A revealing self-portrait, these letters by one of the century's great prose stylists and writers on food comprise a delightful feast for fans. The volume opens with correspondence from Dijon, France (1929-1932), where Michigan-born Mary Frances Kennedy (1908-1992) tagged after first husband, Al Fisher, while he pursued his doctorate in English. Their marriage soon unwound, however, while they were living in California during the Depression. Fisher then married painter Dillwyn Parrish in 1940--the one irreplaceable love of her life. Trials and tragedies nearly derailed Fisher: Dillwyn's suicide in 1941 after amputation of a leg; her brother David's suicide one year later; her hasty third marriage to New York publisher Donald Friede, which she called a mutually harmful union (they divorced in 1951); single parenting of her two daughters while caring for her chain-smoking father. The letters of this period are frazzled, freewheeling, at times embittered. But Fisher regained her balance: she taught at an all-black school in Mississippi from 1964 to 1965, discovered the joys of French culture and cooking in Provence, settled in California wine country and valiantly fought Parkinson's disease, arthritis and failing eyesight. The chatty letters of the volume's second half (to Julia Child, Janet Flanner, James Beard, etc.) at their best display Fisher's trademark mix of elegant wit, earthiness and empathy. Photos. (Jan.) FYI: This is the first publication of Fisher's letters. Barr is Fisher's younger sister; Marsha Moran, who was Fisher's secretary, and her husband, Patrick, were longtime friends of the gastronome, essayist and story writer.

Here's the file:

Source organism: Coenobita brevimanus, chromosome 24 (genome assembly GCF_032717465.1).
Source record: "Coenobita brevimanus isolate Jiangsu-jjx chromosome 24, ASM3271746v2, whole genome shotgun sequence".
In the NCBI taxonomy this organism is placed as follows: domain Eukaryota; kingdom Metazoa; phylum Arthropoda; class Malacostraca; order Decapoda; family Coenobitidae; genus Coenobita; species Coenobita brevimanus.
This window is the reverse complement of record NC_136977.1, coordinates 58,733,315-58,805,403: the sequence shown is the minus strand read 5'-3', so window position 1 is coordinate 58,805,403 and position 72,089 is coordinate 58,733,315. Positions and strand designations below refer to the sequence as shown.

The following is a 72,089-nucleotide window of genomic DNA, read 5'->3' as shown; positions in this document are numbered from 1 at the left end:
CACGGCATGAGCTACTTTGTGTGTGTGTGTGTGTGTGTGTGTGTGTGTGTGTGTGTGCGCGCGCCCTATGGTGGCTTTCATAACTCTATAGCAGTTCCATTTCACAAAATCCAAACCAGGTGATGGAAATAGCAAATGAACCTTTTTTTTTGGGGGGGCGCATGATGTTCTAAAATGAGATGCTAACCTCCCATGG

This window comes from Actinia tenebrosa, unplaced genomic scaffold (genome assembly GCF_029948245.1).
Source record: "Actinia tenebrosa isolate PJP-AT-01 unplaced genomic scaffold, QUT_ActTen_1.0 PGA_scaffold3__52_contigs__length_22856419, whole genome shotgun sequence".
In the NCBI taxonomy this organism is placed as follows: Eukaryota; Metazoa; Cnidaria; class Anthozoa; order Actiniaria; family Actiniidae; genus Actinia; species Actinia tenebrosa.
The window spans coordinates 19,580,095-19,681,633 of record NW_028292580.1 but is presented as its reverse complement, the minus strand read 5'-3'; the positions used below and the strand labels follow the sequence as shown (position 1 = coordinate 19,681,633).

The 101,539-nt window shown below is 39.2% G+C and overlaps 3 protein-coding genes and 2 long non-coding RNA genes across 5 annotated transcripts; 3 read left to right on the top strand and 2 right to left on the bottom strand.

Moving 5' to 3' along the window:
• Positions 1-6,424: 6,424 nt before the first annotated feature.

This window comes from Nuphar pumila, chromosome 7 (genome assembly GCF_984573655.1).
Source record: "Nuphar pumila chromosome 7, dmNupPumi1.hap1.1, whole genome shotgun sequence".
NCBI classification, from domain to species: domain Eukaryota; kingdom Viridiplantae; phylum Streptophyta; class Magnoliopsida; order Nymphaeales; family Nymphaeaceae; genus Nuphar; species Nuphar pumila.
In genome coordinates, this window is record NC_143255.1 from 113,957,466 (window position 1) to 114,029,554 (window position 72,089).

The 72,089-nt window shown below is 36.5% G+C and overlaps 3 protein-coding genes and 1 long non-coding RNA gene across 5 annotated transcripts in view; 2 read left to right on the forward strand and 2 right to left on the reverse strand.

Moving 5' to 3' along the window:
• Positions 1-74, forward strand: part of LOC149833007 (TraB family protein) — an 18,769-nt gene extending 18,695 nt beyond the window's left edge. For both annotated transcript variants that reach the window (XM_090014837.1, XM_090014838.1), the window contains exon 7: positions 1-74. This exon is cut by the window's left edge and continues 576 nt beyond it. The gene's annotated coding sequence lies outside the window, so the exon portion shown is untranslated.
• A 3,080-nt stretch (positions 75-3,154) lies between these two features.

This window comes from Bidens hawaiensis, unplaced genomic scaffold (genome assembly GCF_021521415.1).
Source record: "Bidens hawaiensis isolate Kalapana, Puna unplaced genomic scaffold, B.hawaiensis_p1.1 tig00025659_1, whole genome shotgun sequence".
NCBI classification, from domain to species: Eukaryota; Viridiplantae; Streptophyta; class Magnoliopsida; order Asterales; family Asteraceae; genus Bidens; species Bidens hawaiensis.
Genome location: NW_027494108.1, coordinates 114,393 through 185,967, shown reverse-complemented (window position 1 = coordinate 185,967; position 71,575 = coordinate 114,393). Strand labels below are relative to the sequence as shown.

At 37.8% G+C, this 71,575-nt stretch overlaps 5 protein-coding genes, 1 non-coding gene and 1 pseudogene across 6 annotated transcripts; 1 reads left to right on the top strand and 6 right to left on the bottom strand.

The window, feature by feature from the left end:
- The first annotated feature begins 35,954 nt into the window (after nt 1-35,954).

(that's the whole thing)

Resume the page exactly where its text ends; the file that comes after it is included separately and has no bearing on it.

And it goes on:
Reviewed on: 09/29/1997 Release date: 10/01/1997 Genre: Nonfiction